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Trouble testing engine when using gemspec inside Gemfile #1442
bundle -v = 1.0.18
Gem::Specification.new do |s|
Make sure to explicitly set require in engine.rb
can't rely on bundler require
Make sure to explicitly set require in engine.rb or spec_helper.rb
can't rely on bundler require
dependencies that do not seem to fit the gemspec mold
gem 'rake', '~> 0.8.7'
Call the gemspec
override gemspec that require different names
gem 'ruby-debug19', :require => 'ruby-debug'
Misc lines in my application.rb
Bundler.require(:default, Rails.env) if defined?(Bundler)
I understand that the two lines above are redundant, but that said it seemed to do something.
So I have an engine in a rails 3.0 app, actually I have three. The main app itself is sort of a controller for the three engines which themselves are separate apps, it does the stuff that is duplicated across all servers such as layouts and some models. All testing is done in each individual app as an attempt to silo each. Since it is an engine it is required to have a gemspec so the main app knows what it needs when it calls that engine, so to make it more dry I have a Gemfile that calls my gemspec so it can be stand-alone and all of my gems are defined in the gemspec.
My problem is when I do testing, it complains about uninitialized constants from many of the gems that were supposed to be loaded. For example, I can run my specs and every single one fails because DatabaseCleaner is an uninitialized constant. I can fix this by adding the exact same gem to my Gemfile by itself or in a :development group. I can also fix this by adding it as a require 'database_cleaner' somewhere in my application, either application.rb or spec_helper.rb. After I've done this, more tests fail because it can't see Typhoeus, so I'll do one of the two fixes I've outlined then something else will fail for another reason and so on. Eventually, all my tests will pass after I've hacked my code sufficiently.
My question is, why is defining something in a Gemfile different from defining in a gemspec and just including that gemspec reference in the Gemfile? More importantly, am I assuming correctly that Bundler.require() simply sees the installed gems and put a "require" in front of all these gems? I've tried looking all over the internet for a solution and thus far I've found in general people say "Don't trust the Bundler.require() to include all necessary modules." I feel like there needs to be a more elegant solution than maintaining a Gemfile and a gemspec that have the same data or making sure to require all necessary modules individually somewhere in the application, which seems wonky for other reasons.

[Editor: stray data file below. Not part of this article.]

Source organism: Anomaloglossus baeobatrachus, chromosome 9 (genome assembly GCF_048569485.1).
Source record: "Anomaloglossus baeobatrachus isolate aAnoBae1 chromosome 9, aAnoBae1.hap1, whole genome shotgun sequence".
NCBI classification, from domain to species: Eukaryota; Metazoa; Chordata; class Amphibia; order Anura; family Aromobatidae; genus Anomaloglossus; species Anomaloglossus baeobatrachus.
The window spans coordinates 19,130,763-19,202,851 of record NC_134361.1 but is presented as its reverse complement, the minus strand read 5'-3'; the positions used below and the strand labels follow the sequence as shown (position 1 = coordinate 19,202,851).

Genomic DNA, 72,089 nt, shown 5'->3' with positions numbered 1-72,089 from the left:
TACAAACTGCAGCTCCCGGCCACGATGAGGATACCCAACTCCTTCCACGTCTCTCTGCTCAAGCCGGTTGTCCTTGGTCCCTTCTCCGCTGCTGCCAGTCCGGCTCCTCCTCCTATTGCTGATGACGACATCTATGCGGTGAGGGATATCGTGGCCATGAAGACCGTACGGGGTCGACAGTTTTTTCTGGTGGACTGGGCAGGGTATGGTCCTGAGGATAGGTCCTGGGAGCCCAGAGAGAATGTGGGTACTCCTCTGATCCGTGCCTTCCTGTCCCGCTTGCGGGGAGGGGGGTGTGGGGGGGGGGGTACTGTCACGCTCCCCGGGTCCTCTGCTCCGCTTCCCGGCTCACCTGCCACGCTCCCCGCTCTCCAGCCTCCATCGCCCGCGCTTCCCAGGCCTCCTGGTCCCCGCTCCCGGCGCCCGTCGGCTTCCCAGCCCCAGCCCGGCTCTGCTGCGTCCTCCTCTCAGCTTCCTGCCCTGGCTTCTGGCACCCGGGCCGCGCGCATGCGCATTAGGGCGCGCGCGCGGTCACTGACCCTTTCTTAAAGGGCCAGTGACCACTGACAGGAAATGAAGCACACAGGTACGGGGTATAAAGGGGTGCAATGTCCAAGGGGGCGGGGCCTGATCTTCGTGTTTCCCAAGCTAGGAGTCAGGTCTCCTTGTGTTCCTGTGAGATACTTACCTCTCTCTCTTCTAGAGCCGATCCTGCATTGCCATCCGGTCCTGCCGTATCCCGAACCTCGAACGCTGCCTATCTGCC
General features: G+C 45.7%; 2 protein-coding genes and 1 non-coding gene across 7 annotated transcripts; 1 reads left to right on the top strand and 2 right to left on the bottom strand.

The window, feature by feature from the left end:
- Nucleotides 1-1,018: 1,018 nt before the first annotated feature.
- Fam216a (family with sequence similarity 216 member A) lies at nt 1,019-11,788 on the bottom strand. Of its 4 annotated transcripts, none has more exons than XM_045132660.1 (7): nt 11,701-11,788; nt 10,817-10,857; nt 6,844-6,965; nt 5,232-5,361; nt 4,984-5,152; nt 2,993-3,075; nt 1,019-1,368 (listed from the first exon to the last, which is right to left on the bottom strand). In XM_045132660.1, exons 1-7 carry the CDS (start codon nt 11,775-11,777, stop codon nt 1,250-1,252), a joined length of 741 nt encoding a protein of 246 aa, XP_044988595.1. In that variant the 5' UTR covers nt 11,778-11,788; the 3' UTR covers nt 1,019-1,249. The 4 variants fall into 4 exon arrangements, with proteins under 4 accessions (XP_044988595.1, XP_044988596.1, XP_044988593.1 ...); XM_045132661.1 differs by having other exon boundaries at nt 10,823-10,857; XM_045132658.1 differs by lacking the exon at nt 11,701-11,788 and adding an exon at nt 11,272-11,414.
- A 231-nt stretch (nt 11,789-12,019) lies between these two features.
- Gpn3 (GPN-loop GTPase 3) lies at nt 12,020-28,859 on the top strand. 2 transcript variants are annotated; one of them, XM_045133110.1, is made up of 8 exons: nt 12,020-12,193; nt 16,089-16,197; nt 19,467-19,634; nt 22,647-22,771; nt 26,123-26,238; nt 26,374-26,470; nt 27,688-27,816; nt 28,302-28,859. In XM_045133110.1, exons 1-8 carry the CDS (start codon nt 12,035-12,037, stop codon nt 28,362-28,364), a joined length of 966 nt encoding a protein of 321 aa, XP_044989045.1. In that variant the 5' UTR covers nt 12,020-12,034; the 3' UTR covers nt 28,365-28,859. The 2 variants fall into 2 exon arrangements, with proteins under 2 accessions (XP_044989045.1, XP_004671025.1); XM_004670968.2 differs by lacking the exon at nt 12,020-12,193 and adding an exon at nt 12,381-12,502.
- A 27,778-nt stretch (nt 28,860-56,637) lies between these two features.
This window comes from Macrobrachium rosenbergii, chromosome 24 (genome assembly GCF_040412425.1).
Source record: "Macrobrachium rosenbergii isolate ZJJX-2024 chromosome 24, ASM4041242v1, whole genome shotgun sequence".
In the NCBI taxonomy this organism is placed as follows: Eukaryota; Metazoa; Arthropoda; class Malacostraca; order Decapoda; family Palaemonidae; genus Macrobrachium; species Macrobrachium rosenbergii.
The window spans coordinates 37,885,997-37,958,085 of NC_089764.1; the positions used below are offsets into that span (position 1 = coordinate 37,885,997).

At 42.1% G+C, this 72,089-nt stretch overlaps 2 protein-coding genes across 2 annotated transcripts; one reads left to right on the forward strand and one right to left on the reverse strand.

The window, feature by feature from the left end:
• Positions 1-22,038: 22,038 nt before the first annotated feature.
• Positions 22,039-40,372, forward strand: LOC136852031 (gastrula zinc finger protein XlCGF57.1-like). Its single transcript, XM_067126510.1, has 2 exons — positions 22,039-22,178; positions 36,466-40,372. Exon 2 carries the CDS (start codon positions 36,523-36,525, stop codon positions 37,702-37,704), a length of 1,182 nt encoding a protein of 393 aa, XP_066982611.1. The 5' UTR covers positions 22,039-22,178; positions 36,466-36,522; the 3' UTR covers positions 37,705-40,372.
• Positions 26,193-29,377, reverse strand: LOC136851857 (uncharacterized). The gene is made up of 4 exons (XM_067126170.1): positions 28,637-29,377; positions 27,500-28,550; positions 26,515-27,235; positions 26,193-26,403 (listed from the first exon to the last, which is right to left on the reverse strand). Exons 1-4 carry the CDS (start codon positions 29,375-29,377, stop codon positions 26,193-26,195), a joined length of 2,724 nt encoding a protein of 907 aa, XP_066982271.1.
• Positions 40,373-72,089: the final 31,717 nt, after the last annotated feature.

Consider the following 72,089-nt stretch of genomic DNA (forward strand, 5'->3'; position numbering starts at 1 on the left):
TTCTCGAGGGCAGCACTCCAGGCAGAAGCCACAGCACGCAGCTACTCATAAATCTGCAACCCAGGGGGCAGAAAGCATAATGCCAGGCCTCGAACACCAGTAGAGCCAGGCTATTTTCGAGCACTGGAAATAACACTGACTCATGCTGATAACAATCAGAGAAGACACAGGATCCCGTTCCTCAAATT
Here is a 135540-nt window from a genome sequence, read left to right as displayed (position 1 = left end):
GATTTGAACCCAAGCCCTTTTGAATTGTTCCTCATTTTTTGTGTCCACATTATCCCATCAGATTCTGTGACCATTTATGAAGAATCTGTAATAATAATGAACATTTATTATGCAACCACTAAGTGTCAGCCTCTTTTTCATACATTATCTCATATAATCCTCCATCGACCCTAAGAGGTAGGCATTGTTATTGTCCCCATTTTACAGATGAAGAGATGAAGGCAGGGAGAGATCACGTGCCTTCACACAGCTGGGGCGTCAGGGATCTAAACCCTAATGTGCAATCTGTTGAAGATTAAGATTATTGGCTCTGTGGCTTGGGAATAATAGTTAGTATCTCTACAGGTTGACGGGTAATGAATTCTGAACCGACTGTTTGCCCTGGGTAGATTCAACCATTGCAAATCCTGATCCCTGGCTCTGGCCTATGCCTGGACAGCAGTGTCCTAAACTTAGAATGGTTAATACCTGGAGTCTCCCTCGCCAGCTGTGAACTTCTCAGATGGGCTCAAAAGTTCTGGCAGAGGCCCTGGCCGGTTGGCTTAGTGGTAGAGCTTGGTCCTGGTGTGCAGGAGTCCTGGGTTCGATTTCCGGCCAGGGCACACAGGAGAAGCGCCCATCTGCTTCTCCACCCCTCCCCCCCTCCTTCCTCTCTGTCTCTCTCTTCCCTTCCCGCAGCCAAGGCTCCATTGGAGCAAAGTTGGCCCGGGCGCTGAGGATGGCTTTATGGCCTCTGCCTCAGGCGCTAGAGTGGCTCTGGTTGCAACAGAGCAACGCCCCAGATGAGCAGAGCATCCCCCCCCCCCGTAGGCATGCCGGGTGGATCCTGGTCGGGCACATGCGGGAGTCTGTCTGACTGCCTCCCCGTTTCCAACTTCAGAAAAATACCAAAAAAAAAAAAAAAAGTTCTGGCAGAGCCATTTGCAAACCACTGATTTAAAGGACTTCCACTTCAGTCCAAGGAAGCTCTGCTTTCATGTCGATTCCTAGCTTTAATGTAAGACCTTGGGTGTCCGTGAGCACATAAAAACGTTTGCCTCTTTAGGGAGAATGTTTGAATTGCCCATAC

I know this may look like a repeat, but the answers to those questions other have given haven't been able to sufficiently answer my own questions.
Any help is greatly appreciated, thank you.
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After thinking about it for awhile, this current behavior is what I would expect.
When using a gemspec,
When developing an app, this is what I want, as I would put all the gems my app explicitly depends on in the Gemfile, and let the gems resolve their own dependencies when they are required.
The problem comes about when developing something that feels like an app (a Rails Engine), but is packaged as a gem. I cannot depend on the host Rails app to require my engine's dependencies for me, because I am a gem. So I must require my dependencies explicitly (somewhere like lib/foo.rb), and not use Bundler.require.
OK, yep, this does makes sense. I forgot that Bundler would still assist with the load path, so that makes it a lot easier to understand.
It still doesn't feel very DRY to list my gems in the
Hold on... Bundler doesn't seem to assist with the load paths. 0337810 does seem to make Bundler completely ignorant of all runtime dependencies in the gemspec.
But if I add the runtime dependencies manually in the Gemfile, it runs fine: